Learning Blast: Explore Materials

Learn how engineers investigate and consider the properties of materials to select those that are most appropriate for the task.

Engineering effective solutions requires selecting materials that are best suited to the problem at hand. Technologies often have a number of components. As part of the engineering design process, engineers must choose materials that perform best for each component. 

All materials have properties—they might be lightweight, waterproof, fuzzy, shiny, opaque etc. The properties help determine how the material behaves under certain conditions and how suited it is for particular tasks. 

Youth build understandings of materials as they interact with their world. Through physical manipulation they come to understand which materials, for example, absorb water or reflect light. Thus, opportunities for youth to explore, test, observe, and describe how materials function are essential. 

As you watch the video, think about:

  • How do staff make the materials available to youth? 
  • What options and constraints do youth have as they select the materials they want to use?  

Watch the video:

Share what you noticed:

  • What was the most interesting thing you noticed in the video?
  • How did youth explore the materials they had to work with?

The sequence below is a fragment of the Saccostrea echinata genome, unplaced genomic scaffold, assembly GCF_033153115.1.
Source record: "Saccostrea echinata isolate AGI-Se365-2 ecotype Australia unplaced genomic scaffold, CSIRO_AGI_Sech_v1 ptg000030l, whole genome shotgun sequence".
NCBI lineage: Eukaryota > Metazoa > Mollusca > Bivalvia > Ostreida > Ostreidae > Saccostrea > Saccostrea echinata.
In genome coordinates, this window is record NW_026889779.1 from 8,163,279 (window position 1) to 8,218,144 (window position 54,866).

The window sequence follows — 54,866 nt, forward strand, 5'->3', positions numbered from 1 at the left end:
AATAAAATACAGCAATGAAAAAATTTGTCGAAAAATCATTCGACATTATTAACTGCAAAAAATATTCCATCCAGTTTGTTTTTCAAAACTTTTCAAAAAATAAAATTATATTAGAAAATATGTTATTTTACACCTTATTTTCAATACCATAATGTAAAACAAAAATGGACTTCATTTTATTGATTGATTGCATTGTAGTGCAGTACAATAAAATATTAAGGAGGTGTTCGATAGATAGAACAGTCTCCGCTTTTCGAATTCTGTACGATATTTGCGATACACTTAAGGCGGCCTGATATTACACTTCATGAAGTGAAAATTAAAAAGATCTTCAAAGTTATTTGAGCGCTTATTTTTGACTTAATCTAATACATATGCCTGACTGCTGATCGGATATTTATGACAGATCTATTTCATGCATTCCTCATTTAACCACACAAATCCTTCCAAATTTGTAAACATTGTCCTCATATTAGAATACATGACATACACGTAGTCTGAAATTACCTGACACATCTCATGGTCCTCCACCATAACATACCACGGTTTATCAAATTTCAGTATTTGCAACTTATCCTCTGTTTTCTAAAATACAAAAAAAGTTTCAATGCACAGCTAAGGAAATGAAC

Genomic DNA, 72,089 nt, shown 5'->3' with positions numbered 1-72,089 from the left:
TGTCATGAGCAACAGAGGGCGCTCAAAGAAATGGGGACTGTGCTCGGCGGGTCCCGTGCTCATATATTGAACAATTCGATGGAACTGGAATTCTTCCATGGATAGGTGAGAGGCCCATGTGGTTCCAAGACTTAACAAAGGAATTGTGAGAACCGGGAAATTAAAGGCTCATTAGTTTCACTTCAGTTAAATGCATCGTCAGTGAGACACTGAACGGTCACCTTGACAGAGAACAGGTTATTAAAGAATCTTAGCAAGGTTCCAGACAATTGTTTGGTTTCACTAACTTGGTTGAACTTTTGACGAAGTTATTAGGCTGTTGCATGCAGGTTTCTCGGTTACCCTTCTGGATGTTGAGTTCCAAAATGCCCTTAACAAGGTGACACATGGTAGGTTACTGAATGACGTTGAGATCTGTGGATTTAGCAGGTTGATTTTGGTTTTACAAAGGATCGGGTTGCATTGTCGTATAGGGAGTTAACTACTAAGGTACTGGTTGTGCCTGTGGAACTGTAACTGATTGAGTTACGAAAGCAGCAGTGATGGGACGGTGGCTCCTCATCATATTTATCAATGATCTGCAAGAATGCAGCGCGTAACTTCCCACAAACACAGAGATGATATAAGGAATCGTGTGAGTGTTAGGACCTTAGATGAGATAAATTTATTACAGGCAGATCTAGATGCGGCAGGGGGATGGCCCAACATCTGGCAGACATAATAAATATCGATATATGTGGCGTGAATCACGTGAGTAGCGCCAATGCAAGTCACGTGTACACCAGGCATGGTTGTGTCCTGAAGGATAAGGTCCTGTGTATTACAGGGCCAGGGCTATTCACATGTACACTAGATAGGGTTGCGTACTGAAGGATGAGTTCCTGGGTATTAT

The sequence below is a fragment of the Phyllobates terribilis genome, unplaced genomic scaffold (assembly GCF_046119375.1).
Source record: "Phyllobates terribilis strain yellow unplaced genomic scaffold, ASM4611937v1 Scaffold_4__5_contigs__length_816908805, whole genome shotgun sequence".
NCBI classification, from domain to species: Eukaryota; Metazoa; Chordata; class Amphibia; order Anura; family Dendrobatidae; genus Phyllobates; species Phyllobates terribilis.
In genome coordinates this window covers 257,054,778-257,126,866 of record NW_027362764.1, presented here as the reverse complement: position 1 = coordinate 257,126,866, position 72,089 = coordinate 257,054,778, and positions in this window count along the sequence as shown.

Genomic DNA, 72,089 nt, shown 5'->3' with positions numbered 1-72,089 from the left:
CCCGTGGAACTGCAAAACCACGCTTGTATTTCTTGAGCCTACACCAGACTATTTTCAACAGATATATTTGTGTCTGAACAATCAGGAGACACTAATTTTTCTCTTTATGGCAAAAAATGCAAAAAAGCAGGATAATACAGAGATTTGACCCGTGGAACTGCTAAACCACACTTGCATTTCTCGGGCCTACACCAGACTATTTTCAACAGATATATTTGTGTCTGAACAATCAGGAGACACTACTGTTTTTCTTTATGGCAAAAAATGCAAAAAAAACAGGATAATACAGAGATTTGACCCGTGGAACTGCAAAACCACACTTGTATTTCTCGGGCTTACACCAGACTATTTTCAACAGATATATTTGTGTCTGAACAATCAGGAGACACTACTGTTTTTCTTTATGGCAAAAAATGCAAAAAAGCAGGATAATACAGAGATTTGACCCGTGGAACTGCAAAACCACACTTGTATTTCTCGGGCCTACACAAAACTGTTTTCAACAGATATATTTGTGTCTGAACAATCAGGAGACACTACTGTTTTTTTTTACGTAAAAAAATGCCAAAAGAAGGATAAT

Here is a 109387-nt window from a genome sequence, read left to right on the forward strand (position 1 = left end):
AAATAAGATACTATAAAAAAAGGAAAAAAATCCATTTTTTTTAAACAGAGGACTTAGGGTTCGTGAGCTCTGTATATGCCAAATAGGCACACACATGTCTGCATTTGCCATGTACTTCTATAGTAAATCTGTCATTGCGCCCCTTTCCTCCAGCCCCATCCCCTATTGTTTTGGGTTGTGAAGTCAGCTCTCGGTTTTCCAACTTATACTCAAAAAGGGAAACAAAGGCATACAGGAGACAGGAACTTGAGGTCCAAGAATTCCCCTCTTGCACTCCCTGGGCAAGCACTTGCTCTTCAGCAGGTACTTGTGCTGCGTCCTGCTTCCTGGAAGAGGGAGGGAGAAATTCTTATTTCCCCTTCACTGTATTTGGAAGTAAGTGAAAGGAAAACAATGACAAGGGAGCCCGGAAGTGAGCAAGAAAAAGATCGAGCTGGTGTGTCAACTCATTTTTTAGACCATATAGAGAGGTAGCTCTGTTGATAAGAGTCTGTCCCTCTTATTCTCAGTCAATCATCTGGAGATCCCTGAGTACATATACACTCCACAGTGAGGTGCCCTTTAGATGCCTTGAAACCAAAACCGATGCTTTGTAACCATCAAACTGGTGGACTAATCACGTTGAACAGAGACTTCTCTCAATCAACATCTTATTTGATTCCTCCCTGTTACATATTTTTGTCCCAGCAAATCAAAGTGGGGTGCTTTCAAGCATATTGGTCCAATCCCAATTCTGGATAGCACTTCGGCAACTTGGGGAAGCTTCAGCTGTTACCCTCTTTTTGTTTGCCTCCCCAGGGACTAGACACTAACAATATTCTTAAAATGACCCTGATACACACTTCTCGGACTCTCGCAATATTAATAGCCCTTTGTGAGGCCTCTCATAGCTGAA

• How did staff support their exploration?
  • What would you do differently with this activity and set of materials?

What we know:

Before creating any technology, youth should have experiences that actively build their understanding of the materials that are available to use in their designs. Investigations that invite all youth to become familiar with the materials, their traits, and their behaviors are critical. Providing experience with materials before youth tackle the challenge focuses their efforts and allows more equitable participation.

Educators can help youth develop and utilize knowledge of materials during engineering. As challenges are introduced, key performance attributes should be described, for example, the bridge needs to be strong enough to support 2 pounds or the bandage needs to be flexible enough to allow the knee to bend 90º. Noting characteristics of successful designs signals which properties are important.

During the design challenge, youth should consider the available materials, predict which might work well, and explain why. In diagrams of their technologies, students should be encouraged to communicate and document their materials choices by labeling each. And after testing designs, youth should reflect on the materials the used, the fundamental properties of them, and how they affected the performance of their designs.


By manipulating and considering which materials are effective in a design, youth develop familiarity with materials and properties that can guide design decisions. These competencies will serve them in other areas of their growth as well, as they develop hands-on knowledge of the physical world around them.


Now that you’ve watched the video, reflect on what you saw.

  • How could you adapt the grape smasher activity to encourage youth to explore materials? What would you change?
  • Brainstorm at least three strategies to help youth connect their own experiences with different materials to how engineers work?
  • What can you do to support youth developing hands-on knowledge of the world around them?

Explore Engineering Practices